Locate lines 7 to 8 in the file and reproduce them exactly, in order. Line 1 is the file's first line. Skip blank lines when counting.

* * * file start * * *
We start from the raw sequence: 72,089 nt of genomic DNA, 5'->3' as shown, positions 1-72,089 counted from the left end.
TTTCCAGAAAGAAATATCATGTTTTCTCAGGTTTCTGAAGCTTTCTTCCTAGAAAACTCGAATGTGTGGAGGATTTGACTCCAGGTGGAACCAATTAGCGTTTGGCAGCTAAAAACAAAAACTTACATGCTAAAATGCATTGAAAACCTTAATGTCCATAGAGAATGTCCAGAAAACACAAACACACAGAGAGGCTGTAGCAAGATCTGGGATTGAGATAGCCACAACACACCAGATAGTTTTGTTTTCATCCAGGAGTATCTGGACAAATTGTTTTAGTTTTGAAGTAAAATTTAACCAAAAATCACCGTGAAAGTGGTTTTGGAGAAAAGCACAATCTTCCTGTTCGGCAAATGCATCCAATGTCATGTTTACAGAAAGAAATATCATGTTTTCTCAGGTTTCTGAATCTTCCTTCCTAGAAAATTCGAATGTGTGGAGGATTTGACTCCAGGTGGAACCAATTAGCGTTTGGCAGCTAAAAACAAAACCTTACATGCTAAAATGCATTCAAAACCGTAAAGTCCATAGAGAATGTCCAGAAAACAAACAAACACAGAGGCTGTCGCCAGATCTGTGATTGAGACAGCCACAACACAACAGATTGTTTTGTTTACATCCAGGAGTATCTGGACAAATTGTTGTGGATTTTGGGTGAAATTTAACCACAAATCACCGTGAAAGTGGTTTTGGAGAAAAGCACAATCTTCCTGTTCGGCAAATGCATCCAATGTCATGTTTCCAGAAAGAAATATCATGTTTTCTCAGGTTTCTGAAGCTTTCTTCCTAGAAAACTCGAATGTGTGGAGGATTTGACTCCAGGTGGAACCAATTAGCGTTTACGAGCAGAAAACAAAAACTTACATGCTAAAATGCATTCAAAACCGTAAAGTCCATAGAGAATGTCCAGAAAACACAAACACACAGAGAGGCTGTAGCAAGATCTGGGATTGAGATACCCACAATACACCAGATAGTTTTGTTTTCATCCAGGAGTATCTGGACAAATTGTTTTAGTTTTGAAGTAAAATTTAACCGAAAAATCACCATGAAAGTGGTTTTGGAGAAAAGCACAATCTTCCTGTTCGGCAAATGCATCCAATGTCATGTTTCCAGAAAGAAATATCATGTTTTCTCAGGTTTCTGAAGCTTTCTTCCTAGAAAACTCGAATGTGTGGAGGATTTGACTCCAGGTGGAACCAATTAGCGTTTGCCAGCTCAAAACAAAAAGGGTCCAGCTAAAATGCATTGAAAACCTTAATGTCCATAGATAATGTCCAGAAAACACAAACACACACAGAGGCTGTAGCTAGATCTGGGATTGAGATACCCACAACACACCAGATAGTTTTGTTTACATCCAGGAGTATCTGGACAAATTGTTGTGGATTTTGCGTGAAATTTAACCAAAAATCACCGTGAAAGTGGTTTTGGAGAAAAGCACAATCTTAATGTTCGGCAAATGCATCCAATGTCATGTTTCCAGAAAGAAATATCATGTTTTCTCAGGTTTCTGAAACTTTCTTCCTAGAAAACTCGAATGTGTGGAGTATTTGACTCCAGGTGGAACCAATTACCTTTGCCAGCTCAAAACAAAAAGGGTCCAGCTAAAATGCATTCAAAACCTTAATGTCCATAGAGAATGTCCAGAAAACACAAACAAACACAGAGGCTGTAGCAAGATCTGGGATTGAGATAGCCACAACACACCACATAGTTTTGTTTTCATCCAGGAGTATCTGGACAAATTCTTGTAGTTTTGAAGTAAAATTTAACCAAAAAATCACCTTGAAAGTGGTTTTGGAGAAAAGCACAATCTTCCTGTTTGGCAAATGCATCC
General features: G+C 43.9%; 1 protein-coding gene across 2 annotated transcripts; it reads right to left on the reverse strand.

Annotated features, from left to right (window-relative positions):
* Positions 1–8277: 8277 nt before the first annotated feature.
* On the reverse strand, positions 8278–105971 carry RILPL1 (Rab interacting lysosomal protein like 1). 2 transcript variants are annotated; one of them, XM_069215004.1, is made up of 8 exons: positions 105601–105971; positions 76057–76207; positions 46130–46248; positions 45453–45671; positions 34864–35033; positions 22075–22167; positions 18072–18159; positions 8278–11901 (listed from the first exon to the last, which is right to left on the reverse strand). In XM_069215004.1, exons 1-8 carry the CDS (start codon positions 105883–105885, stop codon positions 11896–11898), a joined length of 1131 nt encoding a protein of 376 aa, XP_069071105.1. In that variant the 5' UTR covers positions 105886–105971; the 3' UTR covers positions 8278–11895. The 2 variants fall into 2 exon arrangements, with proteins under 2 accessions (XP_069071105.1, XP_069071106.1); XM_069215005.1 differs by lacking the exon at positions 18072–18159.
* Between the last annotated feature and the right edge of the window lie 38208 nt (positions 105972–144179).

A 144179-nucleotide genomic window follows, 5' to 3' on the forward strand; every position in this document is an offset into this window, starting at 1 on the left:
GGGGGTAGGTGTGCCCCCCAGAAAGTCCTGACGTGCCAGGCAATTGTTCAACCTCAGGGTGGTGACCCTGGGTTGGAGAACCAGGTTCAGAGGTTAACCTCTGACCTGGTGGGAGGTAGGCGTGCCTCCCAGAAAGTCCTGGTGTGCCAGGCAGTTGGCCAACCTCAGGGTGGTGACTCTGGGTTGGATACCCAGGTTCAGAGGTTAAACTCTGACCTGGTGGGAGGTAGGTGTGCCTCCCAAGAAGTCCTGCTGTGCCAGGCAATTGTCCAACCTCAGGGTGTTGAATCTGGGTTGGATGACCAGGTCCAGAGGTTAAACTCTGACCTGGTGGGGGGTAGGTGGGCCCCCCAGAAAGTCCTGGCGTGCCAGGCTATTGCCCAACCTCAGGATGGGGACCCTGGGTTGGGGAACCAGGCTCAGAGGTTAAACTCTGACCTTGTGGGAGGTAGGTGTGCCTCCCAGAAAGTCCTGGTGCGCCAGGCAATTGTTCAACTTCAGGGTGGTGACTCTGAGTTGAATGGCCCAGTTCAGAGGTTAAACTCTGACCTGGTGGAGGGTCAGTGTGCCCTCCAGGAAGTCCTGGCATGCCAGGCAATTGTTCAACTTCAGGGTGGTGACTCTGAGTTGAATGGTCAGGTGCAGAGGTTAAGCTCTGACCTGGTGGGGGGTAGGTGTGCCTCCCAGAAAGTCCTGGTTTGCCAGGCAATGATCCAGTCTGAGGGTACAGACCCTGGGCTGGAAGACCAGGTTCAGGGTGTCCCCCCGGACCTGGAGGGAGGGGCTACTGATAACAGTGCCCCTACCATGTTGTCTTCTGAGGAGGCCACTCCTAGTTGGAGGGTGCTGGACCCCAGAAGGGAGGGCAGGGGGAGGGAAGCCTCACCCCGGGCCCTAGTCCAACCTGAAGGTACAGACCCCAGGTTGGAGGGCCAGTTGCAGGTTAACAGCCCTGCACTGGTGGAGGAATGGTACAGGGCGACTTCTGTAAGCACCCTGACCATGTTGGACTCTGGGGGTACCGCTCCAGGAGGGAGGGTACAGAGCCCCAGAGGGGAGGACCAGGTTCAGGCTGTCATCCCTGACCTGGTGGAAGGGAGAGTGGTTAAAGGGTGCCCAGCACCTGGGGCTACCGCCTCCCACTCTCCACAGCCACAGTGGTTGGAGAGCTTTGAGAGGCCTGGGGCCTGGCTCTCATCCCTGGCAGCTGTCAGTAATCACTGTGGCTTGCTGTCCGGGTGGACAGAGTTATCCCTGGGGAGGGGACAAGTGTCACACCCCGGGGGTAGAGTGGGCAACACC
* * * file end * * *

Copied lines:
* Between the last annotated feature and the right edge of the window lie 38208 nt (positions 105972–144179).

A 144179-nucleotide genomic window follows, 5' to 3' on the forward strand; every position in this document is an offset into this window, starting at 1 on the left: